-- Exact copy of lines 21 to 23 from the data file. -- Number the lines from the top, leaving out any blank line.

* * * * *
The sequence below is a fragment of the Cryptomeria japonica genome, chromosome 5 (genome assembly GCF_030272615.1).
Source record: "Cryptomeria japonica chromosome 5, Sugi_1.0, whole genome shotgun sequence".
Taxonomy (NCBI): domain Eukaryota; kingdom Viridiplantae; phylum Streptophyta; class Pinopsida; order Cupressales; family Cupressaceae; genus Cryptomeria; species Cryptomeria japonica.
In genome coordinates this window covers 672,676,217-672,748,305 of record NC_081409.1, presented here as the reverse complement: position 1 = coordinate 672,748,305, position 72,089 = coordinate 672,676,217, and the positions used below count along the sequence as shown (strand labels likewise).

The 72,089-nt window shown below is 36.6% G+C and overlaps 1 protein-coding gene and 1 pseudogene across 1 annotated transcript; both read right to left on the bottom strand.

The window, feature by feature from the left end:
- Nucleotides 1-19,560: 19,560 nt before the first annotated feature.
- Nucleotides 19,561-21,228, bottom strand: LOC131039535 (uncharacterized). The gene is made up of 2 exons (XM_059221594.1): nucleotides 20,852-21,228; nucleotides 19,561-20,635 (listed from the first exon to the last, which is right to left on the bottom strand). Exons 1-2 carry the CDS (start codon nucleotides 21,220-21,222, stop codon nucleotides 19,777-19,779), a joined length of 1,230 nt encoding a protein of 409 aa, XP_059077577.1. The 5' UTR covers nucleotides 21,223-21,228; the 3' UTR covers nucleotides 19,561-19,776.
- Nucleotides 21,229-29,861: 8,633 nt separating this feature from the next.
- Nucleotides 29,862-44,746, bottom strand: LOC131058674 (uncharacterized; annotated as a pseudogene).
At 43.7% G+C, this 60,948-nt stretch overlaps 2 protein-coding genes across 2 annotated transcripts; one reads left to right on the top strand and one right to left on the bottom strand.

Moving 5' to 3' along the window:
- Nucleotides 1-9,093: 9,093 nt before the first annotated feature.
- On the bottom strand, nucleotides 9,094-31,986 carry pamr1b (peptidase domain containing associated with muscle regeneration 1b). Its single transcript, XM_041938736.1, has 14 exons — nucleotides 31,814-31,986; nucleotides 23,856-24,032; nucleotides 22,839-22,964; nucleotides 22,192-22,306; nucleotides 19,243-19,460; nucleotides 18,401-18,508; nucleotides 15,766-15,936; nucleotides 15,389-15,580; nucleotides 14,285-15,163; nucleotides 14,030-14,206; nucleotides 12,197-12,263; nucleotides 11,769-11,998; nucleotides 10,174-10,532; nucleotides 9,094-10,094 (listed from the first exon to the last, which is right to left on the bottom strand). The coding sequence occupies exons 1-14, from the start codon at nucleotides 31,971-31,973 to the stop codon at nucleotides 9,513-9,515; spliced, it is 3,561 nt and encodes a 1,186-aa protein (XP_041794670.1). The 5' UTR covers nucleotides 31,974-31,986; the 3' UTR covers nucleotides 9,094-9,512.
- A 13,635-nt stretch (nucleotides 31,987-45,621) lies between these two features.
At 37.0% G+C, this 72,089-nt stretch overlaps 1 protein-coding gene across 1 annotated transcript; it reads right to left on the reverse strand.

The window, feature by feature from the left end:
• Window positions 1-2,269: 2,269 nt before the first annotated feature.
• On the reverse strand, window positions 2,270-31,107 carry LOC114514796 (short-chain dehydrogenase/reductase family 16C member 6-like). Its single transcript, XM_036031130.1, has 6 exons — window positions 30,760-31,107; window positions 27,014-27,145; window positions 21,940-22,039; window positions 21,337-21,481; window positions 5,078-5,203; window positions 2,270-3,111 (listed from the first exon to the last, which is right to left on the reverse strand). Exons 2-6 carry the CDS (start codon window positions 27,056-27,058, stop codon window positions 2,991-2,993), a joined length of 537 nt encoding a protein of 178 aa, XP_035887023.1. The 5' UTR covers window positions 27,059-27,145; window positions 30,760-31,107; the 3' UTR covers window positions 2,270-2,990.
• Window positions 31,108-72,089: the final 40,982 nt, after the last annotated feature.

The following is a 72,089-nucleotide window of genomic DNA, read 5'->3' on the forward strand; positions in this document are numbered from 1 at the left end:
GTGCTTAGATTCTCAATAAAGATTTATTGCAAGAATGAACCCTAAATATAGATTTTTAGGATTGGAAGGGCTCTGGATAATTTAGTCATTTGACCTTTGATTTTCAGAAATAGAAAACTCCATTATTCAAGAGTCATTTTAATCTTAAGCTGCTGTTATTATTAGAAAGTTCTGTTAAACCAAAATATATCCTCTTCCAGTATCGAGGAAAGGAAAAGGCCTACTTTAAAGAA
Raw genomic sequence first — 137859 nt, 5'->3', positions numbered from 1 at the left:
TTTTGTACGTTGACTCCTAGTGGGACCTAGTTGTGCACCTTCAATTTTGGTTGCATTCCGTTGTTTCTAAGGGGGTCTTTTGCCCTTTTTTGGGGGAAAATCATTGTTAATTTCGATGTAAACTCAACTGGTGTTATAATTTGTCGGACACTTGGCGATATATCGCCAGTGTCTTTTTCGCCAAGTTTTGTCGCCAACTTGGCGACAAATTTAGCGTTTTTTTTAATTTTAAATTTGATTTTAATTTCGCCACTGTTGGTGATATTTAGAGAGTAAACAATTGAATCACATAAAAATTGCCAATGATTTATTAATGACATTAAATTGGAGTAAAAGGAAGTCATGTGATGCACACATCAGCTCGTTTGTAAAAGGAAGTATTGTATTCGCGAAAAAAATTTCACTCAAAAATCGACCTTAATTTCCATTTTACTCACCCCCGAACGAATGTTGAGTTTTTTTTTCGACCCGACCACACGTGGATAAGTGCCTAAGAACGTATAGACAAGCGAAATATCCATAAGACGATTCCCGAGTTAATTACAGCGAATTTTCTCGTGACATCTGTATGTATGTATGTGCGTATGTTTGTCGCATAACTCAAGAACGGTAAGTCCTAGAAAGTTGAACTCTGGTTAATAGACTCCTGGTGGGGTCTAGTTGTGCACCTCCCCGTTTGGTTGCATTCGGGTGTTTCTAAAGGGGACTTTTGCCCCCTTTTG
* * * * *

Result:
The following is a 72,089-nucleotide window of genomic DNA, read 5'->3' on the forward strand; positions in this document are numbered from 1 at the left end:
GTGCTTAGATTCTCAATAAAGATTTATTGCAAGAATGAACCCTAAATATAGATTTTTAGGATTGGAAGGGCTCTGGATAATTTAGTCATTTGACCTTTGATTTTCAGAAATAGAAAACTCCATTATTCAAGAGTCATTTTAATCTTAAGCTGCTGTTATTATTAGAAAGTTCTGTTAAACCAAAATATATCCTCTTCCAGTATCGAGGAAAGGAAAAGGCCTACTTTAAAGAA
Raw genomic sequence first — 137859 nt, 5'->3', positions numbered from 1 at the left: